If given a choice, I recommend STEP files instead of IGES.
What Are The Advantages Of STEP Files?
STEP files offer many advantages over other file formats. One of the main advantages is their accuracy.
STEP files contain detailed and precise information about a 3D model’s geometry and measurements, meaning they can generate highly accurate 3D models with minimal errors.
As mentioned, another advantage is that STEP files are in a standardised format, meaning they can be read and used by various programs with minimal modifications.
This makes them ideal for exchanging models between CAD/engineering programs and sharing 3D models over the Internet or other networks.
Is It Wrong To Use IGES Files?
I want to stress that it is not wrong to use IGES files, but some considerations should be taken into account.
While IGES files can help exchange vector graphics, their lack of standardisation can lead to compatibility issues and inaccuracies when transferring data from one program to another. For example, sometimes, you may find gaps on the edges of parts.
For this reason, STEP files are usually preferred for exchanging models between CAD/engineering programs since they are standardised and offer more accuracy than most other file formats.
However, if you need to exchange vector graphics or models between programs that use the same version of the IGES format, then it may be appropriate to use an IGES file instead.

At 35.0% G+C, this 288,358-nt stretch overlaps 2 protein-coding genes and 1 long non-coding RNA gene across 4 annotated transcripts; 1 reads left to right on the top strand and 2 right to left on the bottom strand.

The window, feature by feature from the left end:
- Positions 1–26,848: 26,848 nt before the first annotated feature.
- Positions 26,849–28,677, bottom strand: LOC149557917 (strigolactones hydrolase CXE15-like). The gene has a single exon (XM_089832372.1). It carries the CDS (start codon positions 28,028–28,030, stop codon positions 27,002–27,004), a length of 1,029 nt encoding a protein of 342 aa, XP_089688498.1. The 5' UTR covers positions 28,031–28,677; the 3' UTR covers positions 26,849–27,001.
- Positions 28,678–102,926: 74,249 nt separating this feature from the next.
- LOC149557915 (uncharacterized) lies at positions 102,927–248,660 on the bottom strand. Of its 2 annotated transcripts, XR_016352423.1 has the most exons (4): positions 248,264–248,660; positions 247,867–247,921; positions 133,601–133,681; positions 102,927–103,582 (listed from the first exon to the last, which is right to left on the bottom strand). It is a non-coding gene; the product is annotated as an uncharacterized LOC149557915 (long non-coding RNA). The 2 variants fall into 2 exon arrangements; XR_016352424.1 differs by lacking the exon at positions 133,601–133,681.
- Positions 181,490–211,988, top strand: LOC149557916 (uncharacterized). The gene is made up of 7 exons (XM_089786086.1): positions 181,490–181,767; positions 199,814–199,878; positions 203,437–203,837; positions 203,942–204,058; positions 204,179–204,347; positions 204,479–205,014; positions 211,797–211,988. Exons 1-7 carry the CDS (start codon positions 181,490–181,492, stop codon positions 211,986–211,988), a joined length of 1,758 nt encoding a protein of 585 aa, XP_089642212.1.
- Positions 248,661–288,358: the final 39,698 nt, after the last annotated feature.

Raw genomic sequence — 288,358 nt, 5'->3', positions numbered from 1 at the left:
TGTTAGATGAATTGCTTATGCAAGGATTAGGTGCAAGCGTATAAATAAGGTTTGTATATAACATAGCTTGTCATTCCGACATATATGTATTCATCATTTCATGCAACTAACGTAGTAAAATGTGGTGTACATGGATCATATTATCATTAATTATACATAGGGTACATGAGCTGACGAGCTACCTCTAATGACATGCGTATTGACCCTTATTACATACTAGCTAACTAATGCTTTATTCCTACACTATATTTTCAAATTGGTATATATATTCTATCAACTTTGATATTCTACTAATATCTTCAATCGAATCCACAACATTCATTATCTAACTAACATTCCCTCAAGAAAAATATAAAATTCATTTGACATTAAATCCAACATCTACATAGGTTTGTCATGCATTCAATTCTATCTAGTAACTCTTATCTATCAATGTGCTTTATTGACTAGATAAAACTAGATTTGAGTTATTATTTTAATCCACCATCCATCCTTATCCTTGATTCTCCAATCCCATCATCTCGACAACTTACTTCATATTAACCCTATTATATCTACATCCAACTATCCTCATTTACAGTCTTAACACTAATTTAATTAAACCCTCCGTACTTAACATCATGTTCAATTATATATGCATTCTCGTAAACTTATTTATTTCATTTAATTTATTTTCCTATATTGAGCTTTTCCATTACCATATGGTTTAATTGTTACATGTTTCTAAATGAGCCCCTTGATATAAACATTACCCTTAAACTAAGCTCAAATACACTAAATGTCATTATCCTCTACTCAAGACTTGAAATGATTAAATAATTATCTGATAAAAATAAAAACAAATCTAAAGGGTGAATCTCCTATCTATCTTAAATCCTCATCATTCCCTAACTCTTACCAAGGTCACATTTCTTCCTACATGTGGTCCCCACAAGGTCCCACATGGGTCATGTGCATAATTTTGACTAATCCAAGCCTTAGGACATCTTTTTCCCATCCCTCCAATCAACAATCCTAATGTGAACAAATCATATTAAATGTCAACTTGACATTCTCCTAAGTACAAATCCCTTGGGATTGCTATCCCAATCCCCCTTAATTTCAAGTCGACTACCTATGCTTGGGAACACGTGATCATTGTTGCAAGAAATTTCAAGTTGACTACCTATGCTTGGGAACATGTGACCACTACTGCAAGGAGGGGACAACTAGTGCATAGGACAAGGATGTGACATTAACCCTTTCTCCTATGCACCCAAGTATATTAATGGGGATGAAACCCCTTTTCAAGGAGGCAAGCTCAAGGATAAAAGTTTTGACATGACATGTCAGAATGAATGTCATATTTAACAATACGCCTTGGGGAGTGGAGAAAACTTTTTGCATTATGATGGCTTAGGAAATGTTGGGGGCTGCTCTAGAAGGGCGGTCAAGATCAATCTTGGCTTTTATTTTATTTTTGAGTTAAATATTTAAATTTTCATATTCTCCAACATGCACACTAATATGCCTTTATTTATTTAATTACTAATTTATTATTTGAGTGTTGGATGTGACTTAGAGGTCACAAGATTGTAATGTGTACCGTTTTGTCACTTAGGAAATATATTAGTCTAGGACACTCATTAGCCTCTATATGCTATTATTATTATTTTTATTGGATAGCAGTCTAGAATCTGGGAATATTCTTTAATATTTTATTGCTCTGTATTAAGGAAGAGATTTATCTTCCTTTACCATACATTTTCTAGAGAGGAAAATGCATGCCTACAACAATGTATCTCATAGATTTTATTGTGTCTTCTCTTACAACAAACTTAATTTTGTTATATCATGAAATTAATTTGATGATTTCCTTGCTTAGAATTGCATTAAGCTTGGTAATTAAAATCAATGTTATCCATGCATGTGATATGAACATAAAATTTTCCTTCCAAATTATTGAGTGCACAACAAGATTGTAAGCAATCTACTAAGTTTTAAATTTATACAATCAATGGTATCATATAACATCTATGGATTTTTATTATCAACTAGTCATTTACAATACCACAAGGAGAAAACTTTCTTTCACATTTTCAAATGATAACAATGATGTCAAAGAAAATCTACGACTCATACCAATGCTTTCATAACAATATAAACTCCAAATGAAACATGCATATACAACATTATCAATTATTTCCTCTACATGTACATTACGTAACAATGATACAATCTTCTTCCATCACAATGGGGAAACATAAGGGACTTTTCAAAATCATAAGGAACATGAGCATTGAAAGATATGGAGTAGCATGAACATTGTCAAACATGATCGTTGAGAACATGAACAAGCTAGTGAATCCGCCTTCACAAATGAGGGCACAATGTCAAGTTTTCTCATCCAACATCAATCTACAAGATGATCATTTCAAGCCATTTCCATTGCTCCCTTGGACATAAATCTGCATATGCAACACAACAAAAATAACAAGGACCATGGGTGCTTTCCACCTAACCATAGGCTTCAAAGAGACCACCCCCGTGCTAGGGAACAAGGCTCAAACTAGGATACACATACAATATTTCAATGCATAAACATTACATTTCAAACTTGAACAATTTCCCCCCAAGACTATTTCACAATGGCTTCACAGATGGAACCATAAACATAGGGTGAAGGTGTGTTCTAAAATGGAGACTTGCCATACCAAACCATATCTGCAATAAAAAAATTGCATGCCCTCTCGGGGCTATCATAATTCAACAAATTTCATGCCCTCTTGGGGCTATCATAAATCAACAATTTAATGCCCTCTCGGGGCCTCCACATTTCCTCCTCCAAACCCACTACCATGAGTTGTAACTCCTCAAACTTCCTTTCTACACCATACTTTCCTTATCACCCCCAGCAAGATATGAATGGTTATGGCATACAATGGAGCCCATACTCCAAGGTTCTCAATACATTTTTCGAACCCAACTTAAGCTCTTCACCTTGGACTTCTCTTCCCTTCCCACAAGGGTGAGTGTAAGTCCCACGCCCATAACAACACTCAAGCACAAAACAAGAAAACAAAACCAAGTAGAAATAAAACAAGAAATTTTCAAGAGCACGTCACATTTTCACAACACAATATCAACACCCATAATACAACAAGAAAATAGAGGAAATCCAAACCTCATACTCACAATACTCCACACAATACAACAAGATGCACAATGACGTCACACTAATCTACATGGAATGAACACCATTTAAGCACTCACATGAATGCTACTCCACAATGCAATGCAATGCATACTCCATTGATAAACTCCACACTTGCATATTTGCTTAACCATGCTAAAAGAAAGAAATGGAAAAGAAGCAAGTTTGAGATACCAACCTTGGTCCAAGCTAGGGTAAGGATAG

It is not wrong to use IGES files, but be aware that you will most likely get a better result with STEP files.
Why Is It Better To Share Native CAD Data?
Sharing native CAD data is beneficial for a variety of reasons.
When I talk about native CAD data, I refer to your CAD package’s actual model files, for example, SolidWorks, Pro-Engineer (Creo), Siemens NX or any other CAD system.
Native CAD data contain detailed information about a 3D model’s geometry and measurements that is not available in other file formats.
This means that when the data is shared between different programs, the model’s accuracy can be maintained with zero error.
For example, if you share your SolidWorks model with me, and I open it in SolidWorks, I can view your entire history tree, and your model should be exactly as you left it.
Sharing native CAD data is excellent for sharing models internally with your colleagues; however, when sharing CAD data outside the company, whoever receives your CAD file can edit it and make changes.
If you must control your CAD data and keep track of CAD modifications, then it is not recommended to share native CAD. In this instance, using STEP or IGES files is better.
How Do I Create A STEP Or IGES File?
Creating STEP or IGES files is simple and easy to do.